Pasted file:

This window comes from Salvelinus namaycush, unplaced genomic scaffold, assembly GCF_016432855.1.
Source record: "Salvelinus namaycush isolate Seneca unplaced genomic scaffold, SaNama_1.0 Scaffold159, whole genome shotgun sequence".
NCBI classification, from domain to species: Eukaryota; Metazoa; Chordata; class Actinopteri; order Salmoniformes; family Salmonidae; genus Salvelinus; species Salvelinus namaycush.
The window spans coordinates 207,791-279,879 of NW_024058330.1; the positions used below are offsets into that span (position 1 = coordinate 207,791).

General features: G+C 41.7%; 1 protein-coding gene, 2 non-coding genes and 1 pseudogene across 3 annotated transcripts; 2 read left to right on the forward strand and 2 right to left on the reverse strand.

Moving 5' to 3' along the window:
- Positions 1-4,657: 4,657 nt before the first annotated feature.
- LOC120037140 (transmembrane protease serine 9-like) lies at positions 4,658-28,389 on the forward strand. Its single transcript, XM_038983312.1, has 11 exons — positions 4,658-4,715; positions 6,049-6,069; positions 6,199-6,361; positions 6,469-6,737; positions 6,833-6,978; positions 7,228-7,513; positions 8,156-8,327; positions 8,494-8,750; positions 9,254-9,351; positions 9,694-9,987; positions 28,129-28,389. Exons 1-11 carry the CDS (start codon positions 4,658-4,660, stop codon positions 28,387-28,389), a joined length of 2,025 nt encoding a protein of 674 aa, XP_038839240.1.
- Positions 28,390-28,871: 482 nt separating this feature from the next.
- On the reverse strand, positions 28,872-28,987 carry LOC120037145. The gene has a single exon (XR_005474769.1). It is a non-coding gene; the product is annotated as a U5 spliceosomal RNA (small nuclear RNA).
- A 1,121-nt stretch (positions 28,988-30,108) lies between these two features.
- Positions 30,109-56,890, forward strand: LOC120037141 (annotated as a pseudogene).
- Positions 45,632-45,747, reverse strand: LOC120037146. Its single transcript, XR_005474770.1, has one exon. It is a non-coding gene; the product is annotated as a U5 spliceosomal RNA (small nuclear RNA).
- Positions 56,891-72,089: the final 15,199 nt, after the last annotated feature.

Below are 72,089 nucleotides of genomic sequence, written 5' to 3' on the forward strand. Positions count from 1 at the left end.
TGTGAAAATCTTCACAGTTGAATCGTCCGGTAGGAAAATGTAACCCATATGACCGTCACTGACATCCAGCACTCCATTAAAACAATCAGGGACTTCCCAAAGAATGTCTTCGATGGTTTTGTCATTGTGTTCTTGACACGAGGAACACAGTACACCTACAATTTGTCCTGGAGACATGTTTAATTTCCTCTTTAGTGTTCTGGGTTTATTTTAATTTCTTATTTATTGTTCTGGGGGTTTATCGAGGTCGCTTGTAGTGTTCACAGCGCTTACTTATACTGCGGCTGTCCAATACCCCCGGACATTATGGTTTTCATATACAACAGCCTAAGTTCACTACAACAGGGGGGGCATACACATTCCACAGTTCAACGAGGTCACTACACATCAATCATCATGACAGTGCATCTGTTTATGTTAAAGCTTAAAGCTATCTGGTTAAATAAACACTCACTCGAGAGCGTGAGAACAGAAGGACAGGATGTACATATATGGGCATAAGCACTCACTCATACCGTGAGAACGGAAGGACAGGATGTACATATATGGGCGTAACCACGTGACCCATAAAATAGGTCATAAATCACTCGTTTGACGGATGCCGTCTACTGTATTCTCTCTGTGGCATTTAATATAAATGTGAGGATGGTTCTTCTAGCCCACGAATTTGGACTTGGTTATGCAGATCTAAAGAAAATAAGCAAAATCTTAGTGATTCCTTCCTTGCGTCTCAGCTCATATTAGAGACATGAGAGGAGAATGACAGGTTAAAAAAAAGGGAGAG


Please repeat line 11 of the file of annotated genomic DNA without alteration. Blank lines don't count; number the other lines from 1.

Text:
- A 1,121-nt stretch (positions 28,988-30,108) lies between these two features.